If you have an iPhone or an iPod touch, there is a good chance that you take at least some images with it and, if you blog, use Twitter or have a Facebook account, at least some of those images probably wind up on the Web. Best of all, through various apps available for all three, you can upload those images without them ever first crossing your computer.
However, if those images are copied one might never know where they came from. Though watermarking images is standard practice for many who blog, the iPhone has not had the ability to do that. This has forced photographers to either do without such marks or edit their photos on a computer first.
However, a new application, PhotoMarkr (iTunes URL), by Imangi Studios, changes that. PhotoMarkr adds a very simple and basic watermarking app to the iPhone. Images sent directly from the device can have the same kind of professional marks that one might get from a traditional photo editing application.
However, the app does seem to have its share of hiccups, but at a price point of 99 cents, they may well be forgivable.
How it Works
When you first open up PhotoMarkr, you are presented with a very short options screen that lets you turn the watermark text on or off, edit the text of the copyright notice (the app provides a dedicated button to create the “©” symbol since the iPhone keyboard does not have it) and enable the watermark image.
The result of this is that you can add any text or image you want to your photos as an overlay. For example, you could import your site’s logo onto the device and use that as your watermark or simply write a brief copyright statement. You could also add text to the image to indicate a Creative Commons license or simply point back to your site URL.
Once you’ve set your options, you then are given the choice of either taking a new photo or editing an existing one. Once you have your image, you can then edit the watermark.
There, using the touch controls, you can rotate, resize and reposition the watermark to your liking. You can also adjust the transparency or, if needed, go back to the options and change the text. However, the default placement, the lower left hand corner, seems to work well for most images.
Once that is done, Photomarkr saves the image to your regular camera roll, where you can email it, save it or use it with other apps.
Good and Bad
Overall, the watermarking system is surprisingly powerful and flexible. Despite the limitations of the iPhone, the system actually has more features than many desktop ones.
For the most part, Photomarkr is very intuitive to use and, though documentation is a bit thin (there doesn’t even appear to be an official page other than the blog post linked above), it is easy to figure out the ins and outs of the application. For the most part, it does one thing and does it rather well.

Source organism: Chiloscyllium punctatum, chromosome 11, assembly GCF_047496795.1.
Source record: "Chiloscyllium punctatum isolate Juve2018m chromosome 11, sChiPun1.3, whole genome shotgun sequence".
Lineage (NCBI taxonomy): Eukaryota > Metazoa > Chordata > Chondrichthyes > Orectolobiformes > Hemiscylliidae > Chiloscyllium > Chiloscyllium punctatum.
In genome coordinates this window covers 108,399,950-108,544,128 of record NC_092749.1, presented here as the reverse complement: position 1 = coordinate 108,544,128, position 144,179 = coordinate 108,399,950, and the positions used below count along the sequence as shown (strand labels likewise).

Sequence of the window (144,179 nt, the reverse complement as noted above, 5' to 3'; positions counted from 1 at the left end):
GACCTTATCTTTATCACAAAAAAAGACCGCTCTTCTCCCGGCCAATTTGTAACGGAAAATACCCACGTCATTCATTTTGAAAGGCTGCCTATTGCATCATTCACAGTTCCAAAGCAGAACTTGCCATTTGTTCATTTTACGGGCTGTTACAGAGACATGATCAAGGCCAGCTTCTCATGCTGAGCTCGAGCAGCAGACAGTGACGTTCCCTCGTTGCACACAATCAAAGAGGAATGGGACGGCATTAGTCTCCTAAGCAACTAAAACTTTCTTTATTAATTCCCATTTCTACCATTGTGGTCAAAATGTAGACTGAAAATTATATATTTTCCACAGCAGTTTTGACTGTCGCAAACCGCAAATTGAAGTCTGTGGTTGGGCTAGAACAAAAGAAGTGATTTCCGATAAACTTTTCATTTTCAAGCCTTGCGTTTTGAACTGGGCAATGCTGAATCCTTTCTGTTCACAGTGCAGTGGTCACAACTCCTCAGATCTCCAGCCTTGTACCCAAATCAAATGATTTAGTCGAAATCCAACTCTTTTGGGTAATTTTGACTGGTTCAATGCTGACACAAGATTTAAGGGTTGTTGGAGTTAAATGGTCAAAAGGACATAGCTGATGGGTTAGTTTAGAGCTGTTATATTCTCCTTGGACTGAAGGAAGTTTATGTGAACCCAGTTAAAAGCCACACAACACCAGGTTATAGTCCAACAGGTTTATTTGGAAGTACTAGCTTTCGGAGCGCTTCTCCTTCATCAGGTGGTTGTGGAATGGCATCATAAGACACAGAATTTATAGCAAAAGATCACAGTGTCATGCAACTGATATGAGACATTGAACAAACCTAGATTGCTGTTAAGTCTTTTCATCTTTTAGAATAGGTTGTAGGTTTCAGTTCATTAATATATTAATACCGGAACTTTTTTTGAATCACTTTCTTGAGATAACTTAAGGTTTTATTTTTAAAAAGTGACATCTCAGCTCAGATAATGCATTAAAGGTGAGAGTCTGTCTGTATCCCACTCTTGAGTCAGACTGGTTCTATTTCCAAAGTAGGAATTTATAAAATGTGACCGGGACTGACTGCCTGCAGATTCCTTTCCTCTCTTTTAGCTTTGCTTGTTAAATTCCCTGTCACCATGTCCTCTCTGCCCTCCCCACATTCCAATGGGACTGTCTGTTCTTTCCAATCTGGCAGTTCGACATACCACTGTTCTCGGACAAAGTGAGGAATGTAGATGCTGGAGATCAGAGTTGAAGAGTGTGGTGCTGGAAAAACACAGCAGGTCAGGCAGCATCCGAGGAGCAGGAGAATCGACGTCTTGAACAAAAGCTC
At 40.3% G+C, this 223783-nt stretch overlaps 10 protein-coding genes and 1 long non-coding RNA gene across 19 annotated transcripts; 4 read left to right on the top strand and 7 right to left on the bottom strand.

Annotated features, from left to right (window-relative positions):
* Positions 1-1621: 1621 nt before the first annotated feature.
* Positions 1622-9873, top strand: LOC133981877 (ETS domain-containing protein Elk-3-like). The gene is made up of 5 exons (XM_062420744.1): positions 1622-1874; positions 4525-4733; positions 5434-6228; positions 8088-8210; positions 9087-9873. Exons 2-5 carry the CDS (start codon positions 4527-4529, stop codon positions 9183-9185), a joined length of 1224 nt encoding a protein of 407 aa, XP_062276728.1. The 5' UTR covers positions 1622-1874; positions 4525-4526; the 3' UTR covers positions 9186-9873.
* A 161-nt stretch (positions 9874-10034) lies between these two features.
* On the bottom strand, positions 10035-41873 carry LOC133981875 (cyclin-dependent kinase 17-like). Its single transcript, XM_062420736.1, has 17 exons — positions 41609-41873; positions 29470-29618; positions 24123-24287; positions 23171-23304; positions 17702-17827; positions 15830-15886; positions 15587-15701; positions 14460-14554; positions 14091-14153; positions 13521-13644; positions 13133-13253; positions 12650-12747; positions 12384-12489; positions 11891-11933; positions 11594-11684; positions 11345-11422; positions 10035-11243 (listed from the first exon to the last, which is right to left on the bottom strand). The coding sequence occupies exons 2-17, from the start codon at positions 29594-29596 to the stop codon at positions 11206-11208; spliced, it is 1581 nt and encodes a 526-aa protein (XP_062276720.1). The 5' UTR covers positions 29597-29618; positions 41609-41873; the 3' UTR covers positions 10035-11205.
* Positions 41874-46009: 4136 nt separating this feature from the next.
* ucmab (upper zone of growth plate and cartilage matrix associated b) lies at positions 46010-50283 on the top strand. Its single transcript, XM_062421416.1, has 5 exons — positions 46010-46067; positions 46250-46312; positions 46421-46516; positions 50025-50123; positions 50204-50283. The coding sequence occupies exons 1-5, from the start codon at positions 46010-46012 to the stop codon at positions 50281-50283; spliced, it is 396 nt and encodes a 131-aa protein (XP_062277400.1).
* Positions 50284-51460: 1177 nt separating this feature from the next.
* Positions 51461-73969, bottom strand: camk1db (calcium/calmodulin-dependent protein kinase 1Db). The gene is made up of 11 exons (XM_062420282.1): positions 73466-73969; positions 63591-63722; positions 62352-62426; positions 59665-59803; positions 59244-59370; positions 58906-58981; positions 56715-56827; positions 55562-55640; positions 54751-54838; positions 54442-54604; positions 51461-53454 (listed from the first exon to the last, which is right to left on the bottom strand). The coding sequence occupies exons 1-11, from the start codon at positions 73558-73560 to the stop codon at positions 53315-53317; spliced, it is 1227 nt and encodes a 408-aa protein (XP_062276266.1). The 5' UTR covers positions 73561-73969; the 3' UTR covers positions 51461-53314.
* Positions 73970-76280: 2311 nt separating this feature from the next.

The biggest issue I had with the app was that the feature that lets you take a new photo did not seem to work consistently. Many times I took a photo using the application only to have it crash after I pressed the “Use Photo” button. However, those problems were intermittent and it is very hard to track down what caused those crashes.
That being said, the feature that lets you import an image from your photo roll worked like a charm every time and produced some impressive results. Even using image-based watermarks, the application resizes, rotates and adjusted the transparency very smoothly.
Though it would be much better if the “Take Picture” feature worked 100% of the time, as it is the ideal way to use the application because it would streamline the workflow, it’s not there yet.
Despite this, if one has any reason to want to watermark their iPhone images before putting them on the Web, this tool is still far and away the best answer and, at just 99 cents, is well worth the price.
Ideally, I think it would be better to see this functionality integrated into other apps. For example, if the Facebook application would watermark images before uploading to that service. This would keep the entire image editing process down to one application, rather than having to switch between Photomarkr and and whatever app you wish to use to upload the image.
Is Photomarkr an ideal solution? No. Is it a perfect application? No. But is it a good app and one that is well worth its 99 cents price point? Absolutely.
Though I am hoping it is either replaced or drastically improved quickly, Photomarkr has some very compelling features and it shows how useful the iPhone can be for this kind of image editing. Hopefully others, including the developers, can take this idea and expand upon it.